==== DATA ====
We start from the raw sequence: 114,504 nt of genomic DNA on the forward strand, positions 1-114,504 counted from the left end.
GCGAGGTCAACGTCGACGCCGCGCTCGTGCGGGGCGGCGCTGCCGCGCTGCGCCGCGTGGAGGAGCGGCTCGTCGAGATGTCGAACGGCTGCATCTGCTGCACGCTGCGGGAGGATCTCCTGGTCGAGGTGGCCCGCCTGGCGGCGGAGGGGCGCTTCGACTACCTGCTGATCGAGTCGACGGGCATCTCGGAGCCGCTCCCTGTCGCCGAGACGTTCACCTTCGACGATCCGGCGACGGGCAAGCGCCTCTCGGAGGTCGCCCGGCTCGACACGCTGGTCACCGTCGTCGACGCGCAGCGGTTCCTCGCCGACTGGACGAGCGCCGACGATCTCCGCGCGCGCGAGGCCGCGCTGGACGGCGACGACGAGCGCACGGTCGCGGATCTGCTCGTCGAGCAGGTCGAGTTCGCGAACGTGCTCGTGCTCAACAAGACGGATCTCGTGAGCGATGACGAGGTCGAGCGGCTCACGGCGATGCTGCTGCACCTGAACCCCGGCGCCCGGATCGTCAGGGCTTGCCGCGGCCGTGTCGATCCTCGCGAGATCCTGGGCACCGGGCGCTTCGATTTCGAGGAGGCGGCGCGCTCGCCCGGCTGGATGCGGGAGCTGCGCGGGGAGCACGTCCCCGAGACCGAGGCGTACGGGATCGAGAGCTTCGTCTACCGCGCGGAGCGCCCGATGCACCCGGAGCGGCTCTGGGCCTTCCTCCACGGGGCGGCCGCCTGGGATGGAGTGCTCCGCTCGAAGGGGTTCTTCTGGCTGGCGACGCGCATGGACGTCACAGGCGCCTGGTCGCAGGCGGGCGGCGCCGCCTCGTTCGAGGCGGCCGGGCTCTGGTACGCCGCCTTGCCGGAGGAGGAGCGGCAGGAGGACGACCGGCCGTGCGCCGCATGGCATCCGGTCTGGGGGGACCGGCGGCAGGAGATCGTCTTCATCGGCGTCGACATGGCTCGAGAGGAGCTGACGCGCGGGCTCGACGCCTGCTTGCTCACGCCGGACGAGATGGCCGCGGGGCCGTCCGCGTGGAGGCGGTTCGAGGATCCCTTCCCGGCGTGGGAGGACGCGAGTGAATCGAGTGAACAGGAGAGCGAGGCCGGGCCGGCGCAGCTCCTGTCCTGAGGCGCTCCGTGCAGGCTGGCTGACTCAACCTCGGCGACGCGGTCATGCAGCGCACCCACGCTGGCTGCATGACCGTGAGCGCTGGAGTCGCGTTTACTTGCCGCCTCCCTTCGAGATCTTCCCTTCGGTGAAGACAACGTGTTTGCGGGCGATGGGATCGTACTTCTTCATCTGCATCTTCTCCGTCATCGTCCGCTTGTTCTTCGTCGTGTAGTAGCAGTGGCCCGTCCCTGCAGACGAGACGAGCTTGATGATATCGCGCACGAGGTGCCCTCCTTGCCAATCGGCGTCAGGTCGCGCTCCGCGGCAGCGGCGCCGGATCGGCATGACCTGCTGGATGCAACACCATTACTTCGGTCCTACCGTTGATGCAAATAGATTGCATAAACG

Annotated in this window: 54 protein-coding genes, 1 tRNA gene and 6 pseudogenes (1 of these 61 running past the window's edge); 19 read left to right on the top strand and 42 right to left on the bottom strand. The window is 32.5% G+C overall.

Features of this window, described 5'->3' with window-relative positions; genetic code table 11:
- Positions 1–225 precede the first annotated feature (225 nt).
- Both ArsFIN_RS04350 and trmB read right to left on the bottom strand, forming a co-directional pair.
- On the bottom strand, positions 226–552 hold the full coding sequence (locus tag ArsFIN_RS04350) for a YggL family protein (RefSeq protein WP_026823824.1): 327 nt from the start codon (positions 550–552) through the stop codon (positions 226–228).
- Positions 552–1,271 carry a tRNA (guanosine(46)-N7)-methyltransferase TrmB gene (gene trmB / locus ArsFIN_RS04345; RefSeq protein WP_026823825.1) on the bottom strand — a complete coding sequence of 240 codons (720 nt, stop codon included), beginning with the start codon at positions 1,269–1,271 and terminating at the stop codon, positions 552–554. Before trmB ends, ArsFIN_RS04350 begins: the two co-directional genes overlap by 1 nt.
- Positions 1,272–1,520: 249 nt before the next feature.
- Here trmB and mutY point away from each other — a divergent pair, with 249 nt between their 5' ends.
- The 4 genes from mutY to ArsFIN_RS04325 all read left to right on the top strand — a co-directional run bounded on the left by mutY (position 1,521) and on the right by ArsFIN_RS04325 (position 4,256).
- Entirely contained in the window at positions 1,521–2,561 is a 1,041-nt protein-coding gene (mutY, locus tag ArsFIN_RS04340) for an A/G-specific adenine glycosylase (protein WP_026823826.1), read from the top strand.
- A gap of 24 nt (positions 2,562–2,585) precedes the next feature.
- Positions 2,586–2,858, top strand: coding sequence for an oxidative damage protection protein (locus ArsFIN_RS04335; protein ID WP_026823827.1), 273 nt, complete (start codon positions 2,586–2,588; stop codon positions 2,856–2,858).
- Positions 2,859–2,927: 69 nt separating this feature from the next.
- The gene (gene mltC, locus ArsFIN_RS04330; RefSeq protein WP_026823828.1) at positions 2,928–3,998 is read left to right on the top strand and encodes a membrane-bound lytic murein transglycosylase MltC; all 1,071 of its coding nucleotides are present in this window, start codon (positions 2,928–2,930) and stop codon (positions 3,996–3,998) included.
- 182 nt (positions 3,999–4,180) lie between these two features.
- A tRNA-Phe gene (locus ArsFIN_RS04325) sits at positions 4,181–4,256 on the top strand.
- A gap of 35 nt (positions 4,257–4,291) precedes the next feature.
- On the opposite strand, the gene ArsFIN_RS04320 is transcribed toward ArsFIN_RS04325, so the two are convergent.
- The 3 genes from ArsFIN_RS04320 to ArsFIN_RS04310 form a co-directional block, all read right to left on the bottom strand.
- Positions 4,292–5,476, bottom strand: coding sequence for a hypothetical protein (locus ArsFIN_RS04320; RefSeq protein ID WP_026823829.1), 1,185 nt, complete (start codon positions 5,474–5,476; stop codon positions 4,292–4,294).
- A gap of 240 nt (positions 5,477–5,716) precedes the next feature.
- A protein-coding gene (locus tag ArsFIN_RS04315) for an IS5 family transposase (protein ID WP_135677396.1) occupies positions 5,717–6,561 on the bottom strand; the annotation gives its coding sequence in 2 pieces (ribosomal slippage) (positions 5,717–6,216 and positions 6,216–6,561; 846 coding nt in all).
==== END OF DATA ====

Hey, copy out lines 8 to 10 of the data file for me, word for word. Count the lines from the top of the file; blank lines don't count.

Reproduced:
- Positions 552–1,271 carry a tRNA (guanosine(46)-N7)-methyltransferase TrmB gene (gene trmB / locus ArsFIN_RS04345; RefSeq protein WP_026823825.1) on the bottom strand — a complete coding sequence of 240 codons (720 nt, stop codon included), beginning with the start codon at positions 1,269–1,271 and terminating at the stop codon, positions 552–554. Before trmB ends, ArsFIN_RS04350 begins: the two co-directional genes overlap by 1 nt.
- Positions 1,272–1,520: 249 nt before the next feature.
- Here trmB and mutY point away from each other — a divergent pair, with 249 nt between their 5' ends.